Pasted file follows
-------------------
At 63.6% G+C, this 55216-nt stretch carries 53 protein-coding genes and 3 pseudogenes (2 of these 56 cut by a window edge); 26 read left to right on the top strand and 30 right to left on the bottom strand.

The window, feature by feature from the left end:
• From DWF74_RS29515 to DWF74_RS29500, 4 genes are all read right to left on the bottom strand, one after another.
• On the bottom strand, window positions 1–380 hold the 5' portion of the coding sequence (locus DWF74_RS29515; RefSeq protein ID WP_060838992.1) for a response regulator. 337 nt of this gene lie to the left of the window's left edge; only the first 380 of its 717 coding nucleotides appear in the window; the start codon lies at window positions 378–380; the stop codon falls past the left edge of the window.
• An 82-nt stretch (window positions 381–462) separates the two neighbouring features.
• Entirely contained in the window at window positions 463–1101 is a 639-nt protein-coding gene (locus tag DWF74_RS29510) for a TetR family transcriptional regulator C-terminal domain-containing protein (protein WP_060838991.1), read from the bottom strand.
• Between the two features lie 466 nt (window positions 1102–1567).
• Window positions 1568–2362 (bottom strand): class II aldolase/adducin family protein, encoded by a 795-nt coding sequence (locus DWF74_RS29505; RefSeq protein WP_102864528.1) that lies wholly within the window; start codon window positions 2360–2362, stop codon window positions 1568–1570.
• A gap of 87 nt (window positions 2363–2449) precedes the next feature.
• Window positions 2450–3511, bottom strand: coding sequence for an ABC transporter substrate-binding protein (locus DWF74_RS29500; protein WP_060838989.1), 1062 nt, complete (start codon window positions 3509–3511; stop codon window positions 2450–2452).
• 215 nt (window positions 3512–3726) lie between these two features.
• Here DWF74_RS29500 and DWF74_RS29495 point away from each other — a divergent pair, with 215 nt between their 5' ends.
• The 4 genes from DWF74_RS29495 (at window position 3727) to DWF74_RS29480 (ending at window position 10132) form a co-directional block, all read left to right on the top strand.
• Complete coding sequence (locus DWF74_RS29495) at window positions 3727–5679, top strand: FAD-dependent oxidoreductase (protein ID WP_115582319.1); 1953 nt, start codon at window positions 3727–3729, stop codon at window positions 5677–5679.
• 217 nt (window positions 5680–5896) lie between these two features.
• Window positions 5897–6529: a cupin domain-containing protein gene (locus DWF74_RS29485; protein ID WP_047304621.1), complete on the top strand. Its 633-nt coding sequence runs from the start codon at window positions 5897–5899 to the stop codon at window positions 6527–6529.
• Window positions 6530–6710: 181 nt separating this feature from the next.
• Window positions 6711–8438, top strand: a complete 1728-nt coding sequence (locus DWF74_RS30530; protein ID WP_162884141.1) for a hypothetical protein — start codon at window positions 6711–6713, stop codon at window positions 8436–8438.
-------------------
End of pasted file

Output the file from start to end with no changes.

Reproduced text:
At 63.6% G+C, this 55216-nt stretch carries 53 protein-coding genes and 3 pseudogenes (2 of these 56 cut by a window edge); 26 read left to right on the top strand and 30 right to left on the bottom strand.

The window, feature by feature from the left end:
• From DWF74_RS29515 to DWF74_RS29500, 4 genes are all read right to left on the bottom strand, one after another.
• On the bottom strand, window positions 1–380 hold the 5' portion of the coding sequence (locus DWF74_RS29515; RefSeq protein ID WP_060838992.1) for a response regulator. 337 nt of this gene lie to the left of the window's left edge; only the first 380 of its 717 coding nucleotides appear in the window; the start codon lies at window positions 378–380; the stop codon falls past the left edge of the window.
• An 82-nt stretch (window positions 381–462) separates the two neighbouring features.
• Entirely contained in the window at window positions 463–1101 is a 639-nt protein-coding gene (locus tag DWF74_RS29510) for a TetR family transcriptional regulator C-terminal domain-containing protein (protein WP_060838991.1), read from the bottom strand.
• Between the two features lie 466 nt (window positions 1102–1567).
• Window positions 1568–2362 (bottom strand): class II aldolase/adducin family protein, encoded by a 795-nt coding sequence (locus DWF74_RS29505; RefSeq protein WP_102864528.1) that lies wholly within the window; start codon window positions 2360–2362, stop codon window positions 1568–1570.
• A gap of 87 nt (window positions 2363–2449) precedes the next feature.
• Window positions 2450–3511, bottom strand: coding sequence for an ABC transporter substrate-binding protein (locus DWF74_RS29500; protein WP_060838989.1), 1062 nt, complete (start codon window positions 3509–3511; stop codon window positions 2450–2452).
• 215 nt (window positions 3512–3726) lie between these two features.
• Here DWF74_RS29500 and DWF74_RS29495 point away from each other — a divergent pair, with 215 nt between their 5' ends.
• The 4 genes from DWF74_RS29495 (at window position 3727) to DWF74_RS29480 (ending at window position 10132) form a co-directional block, all read left to right on the top strand.
• Complete coding sequence (locus DWF74_RS29495) at window positions 3727–5679, top strand: FAD-dependent oxidoreductase (protein ID WP_115582319.1); 1953 nt, start codon at window positions 3727–3729, stop codon at window positions 5677–5679.
• 217 nt (window positions 5680–5896) lie between these two features.
• Window positions 5897–6529: a cupin domain-containing protein gene (locus DWF74_RS29485; protein ID WP_047304621.1), complete on the top strand. Its 633-nt coding sequence runs from the start codon at window positions 5897–5899 to the stop codon at window positions 6527–6529.
• Window positions 6530–6710: 181 nt separating this feature from the next.
• Window positions 6711–8438, top strand: a complete 1728-nt coding sequence (locus DWF74_RS30530; protein ID WP_162884141.1) for a hypothetical protein — start codon at window positions 6711–6713, stop codon at window positions 8436–8438.